The film does have a fair amount of characterization, but it does suffer a little from the abundance of different characters. At times, the film gets a little difficult to follow and some scenes may encourage a small disconnection to the proceedings. There is also a brutal scenes with young boys being castrated that felt a little forced to show the Ming's cruelty. I thought most of the film was saved by Sul-ju as the main protagonist. I liked the fact that he appeared very human; a profiteer who is only interested in one thing until we see his development as a patriot because of what he has seen and the sacrifices made. Hong-Li is the one factor that proves once again that women can bring out the best in a man, as she demonstrates her compassion and her willingness to lay down her life for the good of one nation. The film does have several stirring speeches that can bring out the patriotism in its viewers as the film is full of motivational flag-waving. This may have been inspired by the movie "Hanbando" since the film's producers are the same.

There is a lot of action to be had with "The Divine Weapon". The swordplay in the film looked very realistic and avoids the usual wire work in other Wuxia films. The fights are quick and serves to expose Sul-ju's skills as a swordsman as he engages skilled swordsmen in their own right. Director Kim Yu-jin saves the final grand battle sequence at the final act and I thought this was a very calculated and smart move on his part. It makes the fights part of the film's plot rather than having fights to get to the film's resolution; as it managed to generate some tension and suspense as to what would happen in the final encounter. We see the usual grand underdog battle as a mere 100+ Joseon warriors become pinned down by about 3,000 Ming mercenaries. Kim does display competence in shooting the battle scene and of course, the viewer is treated to a grand display of the power of the Singijeon artillery which up to this scene, the viewer can only guess at its capabilities. The battle scenes are quite verbose in its own right, but it felt that it was proper to the film's tone.

I rather enjoyed the fact that director Kim uses the minimal amount of CGI in the film and only uses it when absolutely necessary in the final scene. The film is also nicely shot but exercises a fair amount of restraint as to avoid the film from becoming too extravagant. The screenplay is kept moving at an even vigorous pace as to keep its viewers entertained that its 134 minute runtime went by quickly.

"The Divine Weapon" is one film that may not prove to be groundbreaking or stellar, the film doesn't exactly show us anything very memorable; but the energetic direction, the lush cinematography, good costumes and set designs are enough to keep the film aloft while its discipline and restraint kept it grounded. It isn't the grand spectacle I could've wished for but it is highly entertaining. The film is a good example of how playing one's aces well can pay off, despite any flaws a film may have.

Highly Recommended! [3 + Stars]

The U.S. Dvd has good picture quality but sadly only has a 2.0 Dolby Digital Korean language track. (the Korean release has 5.1 Dolby Digital) The release is pretty bare-bones.
3 of 3 people found the following review helpful
5.0 out of 5 stars The First Missiles: A Real Watershed 18 Nov 2009
By Jusuf Hariman - Published on Amazon.com
Format:DVD
I gave this movie 5 star on account of the delicious interaction between Hong Li and the principal actor. It is nice to see how the relationship between Hong Li and the principal actor gradually developed from 'disgust' to 'affection' and then 'love'. Thus, in a sense, this movie goes beyond a pure 'action' movie to a 'romantic' action movie. Anyway, in 1448, the 30th year of Sejong's reign, the Ming Dynasty's meddling into Joseon's domestic affairs goes to extremes and Sejong secretly plans to develop Singijeon, a rocket weapon upgraded from goryeo's firearms technology. The Ming finds out and quickly dispatches assasins to attack the research lab, but, Choi Hae San, the man in charge of the project, destroys himself along with the research materials to protect the weapon's secret. His daughter Hong-Li (Han Eun-jung) barely escapes but loses the chong-long Records (Singljeon's blueprints) to the Ming's assassins.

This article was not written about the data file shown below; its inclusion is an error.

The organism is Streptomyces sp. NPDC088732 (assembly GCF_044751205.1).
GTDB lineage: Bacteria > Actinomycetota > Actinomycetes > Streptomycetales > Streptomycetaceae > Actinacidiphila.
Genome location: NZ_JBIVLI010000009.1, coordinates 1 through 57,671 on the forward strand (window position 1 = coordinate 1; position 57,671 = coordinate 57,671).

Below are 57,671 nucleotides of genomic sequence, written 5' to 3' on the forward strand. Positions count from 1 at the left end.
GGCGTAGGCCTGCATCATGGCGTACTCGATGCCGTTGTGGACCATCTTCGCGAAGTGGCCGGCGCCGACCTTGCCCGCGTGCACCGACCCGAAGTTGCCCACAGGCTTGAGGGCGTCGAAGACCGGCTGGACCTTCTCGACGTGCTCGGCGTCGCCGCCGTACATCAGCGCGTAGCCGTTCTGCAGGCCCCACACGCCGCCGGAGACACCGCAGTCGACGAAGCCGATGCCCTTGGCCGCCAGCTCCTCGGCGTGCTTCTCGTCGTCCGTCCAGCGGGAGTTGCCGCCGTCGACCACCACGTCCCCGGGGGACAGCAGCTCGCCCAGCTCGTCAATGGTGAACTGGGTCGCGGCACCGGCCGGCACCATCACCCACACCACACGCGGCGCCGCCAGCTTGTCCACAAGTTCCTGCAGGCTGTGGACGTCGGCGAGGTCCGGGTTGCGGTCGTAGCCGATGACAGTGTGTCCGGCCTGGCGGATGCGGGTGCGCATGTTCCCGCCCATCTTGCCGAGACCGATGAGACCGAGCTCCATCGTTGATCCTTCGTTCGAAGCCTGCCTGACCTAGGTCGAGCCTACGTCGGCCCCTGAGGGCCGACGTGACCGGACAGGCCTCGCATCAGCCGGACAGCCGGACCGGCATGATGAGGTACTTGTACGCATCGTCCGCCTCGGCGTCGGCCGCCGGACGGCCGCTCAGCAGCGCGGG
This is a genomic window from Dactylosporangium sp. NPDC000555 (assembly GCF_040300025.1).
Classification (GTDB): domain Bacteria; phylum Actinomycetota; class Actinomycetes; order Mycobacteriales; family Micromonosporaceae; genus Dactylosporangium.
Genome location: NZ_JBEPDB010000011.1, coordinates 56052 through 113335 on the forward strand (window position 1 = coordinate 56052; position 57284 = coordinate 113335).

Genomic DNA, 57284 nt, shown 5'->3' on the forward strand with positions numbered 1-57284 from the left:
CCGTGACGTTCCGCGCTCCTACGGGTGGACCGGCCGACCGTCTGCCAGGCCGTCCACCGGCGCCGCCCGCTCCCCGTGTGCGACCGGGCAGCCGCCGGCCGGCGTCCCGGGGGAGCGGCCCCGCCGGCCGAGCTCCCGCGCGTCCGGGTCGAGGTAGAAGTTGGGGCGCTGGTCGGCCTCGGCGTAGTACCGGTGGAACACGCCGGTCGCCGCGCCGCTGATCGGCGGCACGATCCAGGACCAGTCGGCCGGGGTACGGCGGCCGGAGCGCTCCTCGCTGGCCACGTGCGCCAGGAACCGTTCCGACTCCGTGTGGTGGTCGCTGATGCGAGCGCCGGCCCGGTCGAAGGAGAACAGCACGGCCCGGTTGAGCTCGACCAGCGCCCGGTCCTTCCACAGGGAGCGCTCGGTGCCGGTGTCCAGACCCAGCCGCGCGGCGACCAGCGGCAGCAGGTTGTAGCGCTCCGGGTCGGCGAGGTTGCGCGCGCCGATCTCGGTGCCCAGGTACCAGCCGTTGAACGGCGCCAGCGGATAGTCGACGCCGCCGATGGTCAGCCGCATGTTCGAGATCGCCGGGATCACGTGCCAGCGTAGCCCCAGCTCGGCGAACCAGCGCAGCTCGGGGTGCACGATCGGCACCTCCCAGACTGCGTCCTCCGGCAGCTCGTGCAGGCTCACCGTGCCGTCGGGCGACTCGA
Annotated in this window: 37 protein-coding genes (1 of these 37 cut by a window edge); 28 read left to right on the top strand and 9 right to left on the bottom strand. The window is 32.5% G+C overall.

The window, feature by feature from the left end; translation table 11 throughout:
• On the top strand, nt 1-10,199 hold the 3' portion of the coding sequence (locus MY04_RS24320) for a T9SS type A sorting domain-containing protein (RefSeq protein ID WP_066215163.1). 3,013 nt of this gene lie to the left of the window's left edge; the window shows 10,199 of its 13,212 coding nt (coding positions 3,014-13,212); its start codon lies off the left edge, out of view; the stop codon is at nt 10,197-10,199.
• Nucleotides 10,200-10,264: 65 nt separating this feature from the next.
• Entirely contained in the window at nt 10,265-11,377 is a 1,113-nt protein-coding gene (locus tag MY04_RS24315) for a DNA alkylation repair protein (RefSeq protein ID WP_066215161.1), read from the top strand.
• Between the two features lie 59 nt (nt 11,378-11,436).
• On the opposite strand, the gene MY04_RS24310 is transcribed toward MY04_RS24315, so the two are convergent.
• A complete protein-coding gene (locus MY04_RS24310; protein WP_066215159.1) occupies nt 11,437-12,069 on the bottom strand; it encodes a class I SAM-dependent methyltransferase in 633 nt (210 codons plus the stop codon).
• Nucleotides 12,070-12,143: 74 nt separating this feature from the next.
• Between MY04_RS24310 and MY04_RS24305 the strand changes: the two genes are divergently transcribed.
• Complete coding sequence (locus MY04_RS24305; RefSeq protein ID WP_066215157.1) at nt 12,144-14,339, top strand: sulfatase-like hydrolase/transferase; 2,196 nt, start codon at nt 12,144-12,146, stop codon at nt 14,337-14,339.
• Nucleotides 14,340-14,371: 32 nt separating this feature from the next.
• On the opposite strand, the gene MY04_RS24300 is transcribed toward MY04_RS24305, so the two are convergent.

3 of 4 people found the following review helpful
1.0 out of 5 stars No English Subtitles 6 Jun 2010
By Trinity - Published on Amazon.com
Verified Purchase
It's 100% in Korean, no English subtitles
pretty frustrating considering what it cost, $30

So buyer beware buying this through Amazon, if you can understand Korean
then perhaps it's worth it
but without even English Subtitles, for us.......it stinks
2 of 3 people found the following review helpful
5.0 out of 5 stars Divine Weapon 13 Sep 2009
By D. Aiken - Published on Amazon.com
Verified Purchase
OK people. There are a lot of flix from Korea that are a bit rough and harsh in production. They are not as polished as us spoiled Yankees are use to. This production,however,is as close to the high-grade and polished quality of US movies as I have ever seen and only the language reminds me that it is not out of a Hollywood stage. The acting, storyline and quality of production all meet or exceed first rate productions. While the US is technically the best story tellers in the world we are not,by a long shot, the only ones with stories of great interest to tell and this production says the Korean (Chosen) film industry is on our very doorsteps in quality. Korean history being such a mystery to the rest of the world that there needs to be more explanation of it to foreign audiences to eliminate some of the lack of fluidity not apparent to Korean and those of us with some measure of historical knowledge of the area.This lack of fluidity would be the same when we send our stories that are based on American history or fables not easily know outside of Americans such as a mention of the Alamo stand would have great meaning to us without a lengthy explaination but would be a bit of confusion to a Korean audience. As this whole story is based on 15th Centry Korean history, not everything flows,as it were. This is not,in any manner, a critism of the film nor of any of the qualities I have already mentioned. It is only offered in way of explaination why some non-Asian audiances may be confused about parts of the storyline. Others can tell you the storyline. Take it from me, this is a first rate movie.